The Amsterdam District Court adjourned the trial [prosecution materials, in Dutch] of right-wing Dutch politician Geert Wilders [personal website; JURIST news archive] Monday after a lawyer for Wilders accused a judge of bias. After Wilders, on trial for making inflammatory statements against Islam, said he would not speak at his trial, a judge commented that Wilders seems frequently to avoid discussion of his positions. A lawyer for Wilders argued that this comment indicated the judge was biased [Bloomberg report], and the court agreed to suspend the trial and consider appointing a new panel. Wilders, whose trial began Monday [AP report], frequently calls Islam "fascist," has compared the Quran to Adolf Hitler's Mein Kampf and advocates barring Muslims from immigrating to the Netherlands. The court will announce Tuesday whether it will appoint a new panel of judges.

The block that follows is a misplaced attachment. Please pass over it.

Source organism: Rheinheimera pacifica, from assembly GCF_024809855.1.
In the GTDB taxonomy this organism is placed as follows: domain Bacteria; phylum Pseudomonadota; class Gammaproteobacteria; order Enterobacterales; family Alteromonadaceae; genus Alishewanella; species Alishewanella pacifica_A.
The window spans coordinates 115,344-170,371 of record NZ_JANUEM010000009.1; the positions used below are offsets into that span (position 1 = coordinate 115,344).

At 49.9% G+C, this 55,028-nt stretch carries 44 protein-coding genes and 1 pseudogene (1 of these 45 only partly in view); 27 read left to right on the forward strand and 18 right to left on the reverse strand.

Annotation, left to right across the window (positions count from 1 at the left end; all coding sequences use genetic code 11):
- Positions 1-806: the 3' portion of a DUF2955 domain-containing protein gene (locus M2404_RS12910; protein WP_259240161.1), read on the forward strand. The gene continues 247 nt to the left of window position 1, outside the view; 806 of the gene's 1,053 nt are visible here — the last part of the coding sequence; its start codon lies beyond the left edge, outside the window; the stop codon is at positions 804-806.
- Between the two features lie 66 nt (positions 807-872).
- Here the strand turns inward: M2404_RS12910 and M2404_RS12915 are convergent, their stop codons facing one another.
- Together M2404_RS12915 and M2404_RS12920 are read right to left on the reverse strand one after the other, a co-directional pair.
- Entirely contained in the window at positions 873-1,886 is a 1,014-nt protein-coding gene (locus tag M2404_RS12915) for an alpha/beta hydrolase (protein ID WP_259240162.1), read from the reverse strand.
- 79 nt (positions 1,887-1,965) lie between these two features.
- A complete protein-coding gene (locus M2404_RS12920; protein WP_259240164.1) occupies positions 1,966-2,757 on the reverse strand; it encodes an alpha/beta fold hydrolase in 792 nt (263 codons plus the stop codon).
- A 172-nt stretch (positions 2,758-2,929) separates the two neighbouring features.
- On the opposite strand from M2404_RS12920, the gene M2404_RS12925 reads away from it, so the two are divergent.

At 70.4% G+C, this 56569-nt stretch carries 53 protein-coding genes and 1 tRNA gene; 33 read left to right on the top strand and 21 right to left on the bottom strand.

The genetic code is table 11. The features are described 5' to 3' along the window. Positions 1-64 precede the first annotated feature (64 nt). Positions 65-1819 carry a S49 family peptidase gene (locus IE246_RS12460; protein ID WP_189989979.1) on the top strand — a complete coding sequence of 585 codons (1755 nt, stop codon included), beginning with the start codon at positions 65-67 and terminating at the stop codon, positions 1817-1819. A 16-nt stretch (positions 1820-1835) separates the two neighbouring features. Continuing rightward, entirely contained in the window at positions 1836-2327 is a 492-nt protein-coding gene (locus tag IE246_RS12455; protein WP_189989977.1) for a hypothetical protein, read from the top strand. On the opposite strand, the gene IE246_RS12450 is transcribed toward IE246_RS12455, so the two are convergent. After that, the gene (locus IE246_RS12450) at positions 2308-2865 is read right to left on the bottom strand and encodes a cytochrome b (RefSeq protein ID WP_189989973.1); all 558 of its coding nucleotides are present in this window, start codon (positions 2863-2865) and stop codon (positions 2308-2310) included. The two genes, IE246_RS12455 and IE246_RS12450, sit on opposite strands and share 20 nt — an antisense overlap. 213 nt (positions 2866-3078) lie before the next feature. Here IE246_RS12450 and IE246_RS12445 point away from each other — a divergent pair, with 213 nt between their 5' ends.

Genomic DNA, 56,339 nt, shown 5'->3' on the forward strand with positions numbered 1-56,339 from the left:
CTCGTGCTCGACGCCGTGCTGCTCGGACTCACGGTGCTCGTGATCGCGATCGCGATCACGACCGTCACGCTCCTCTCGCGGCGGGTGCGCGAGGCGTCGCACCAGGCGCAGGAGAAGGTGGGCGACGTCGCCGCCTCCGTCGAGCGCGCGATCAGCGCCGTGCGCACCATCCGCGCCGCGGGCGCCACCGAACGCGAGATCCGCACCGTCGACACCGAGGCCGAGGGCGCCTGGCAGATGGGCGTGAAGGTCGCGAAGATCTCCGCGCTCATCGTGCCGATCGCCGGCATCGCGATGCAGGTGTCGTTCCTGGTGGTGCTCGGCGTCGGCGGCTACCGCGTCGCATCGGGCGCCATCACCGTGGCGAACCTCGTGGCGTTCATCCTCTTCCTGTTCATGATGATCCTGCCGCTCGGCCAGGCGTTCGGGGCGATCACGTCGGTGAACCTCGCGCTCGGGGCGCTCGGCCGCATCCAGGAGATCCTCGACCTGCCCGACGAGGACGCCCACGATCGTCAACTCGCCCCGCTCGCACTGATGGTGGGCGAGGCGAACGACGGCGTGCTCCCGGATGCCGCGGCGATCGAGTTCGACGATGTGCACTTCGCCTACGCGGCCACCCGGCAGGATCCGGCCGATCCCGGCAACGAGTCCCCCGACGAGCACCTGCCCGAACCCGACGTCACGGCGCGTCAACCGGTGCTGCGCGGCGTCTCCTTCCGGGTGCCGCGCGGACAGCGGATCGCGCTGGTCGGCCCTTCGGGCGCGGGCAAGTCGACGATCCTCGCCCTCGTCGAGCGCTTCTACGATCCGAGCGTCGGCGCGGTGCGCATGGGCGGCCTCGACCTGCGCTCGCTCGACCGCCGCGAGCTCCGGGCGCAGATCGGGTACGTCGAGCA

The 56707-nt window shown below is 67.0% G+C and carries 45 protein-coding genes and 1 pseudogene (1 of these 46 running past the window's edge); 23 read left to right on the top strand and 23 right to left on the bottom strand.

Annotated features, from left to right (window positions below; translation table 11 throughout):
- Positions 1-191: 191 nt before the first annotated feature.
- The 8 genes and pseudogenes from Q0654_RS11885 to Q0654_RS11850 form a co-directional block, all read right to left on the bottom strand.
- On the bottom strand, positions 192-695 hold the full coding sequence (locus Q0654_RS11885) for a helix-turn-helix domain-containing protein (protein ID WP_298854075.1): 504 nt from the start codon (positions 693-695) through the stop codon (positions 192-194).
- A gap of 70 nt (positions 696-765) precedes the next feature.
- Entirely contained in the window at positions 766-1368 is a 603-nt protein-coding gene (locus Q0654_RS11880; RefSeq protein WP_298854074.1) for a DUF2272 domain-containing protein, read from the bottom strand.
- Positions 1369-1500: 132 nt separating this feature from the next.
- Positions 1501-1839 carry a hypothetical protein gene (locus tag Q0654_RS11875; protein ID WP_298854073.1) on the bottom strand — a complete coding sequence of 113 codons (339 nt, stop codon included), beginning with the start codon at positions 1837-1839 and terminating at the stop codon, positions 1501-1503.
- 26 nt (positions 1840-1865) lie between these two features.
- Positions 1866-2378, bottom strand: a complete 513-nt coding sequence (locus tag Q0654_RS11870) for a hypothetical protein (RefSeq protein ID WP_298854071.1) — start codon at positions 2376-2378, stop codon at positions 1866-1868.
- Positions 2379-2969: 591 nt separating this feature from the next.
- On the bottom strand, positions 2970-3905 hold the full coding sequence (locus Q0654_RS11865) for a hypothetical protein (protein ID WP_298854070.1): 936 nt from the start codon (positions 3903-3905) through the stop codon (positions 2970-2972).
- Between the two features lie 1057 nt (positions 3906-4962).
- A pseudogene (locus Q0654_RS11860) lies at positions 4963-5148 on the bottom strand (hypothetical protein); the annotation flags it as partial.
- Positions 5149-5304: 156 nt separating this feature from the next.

Last week, Wilders announced [JURIST report] that the Dutch government will attempt to ban the burqa [JURIST news archive] and other full Islamic veils to secure the support of Wilders' Freedom Party [party website, in Dutch] in forming a coalition government. An Amsterdam trial court ruled in February held that it had jurisdiction to try Wilders for anti-Islamic statements. The court rejected [JURIST report] Wilders' claim that he should be tried by the Supreme Court as a member of parliament, finding that his alleged crime was committed outside his capacity as an MP. Last year, the Public Prosecution Service (OM) [official website, in Dutch] announced that they would prosecute Wilders following a January 2009 court order [press releases, in Dutch] by the Amsterdam Court of Appeals. This decision came after the OM announced in June 2008 that it would not prosecute Wilders [JURIST report]. Much of the controversy stems from Wilders' 15-minute film, Fitna, which shows images of the Quran alongside images of violence and says democratic values are threatened by the increasing number of Muslims in Europe. UN Secretary General Ban Ki-moon called the film "offensively anti-Islamic" [JURIST report] after its release. In February 2008, Pakistan blocked access to YouTube's website because it had posted a movie trailer for Wilders' film, but access was restored [JURIST reports] several days later. Indonesia followed suit [JURIST report] in April 2008. The same month, a district court in the Netherlands rejected [JURIST report] a bid by the Dutch Islamic Federation to block Wilders' anti-Quran statements, saying that his comments are protected by the right of free expression and do not constitute speech that incites hate or violence.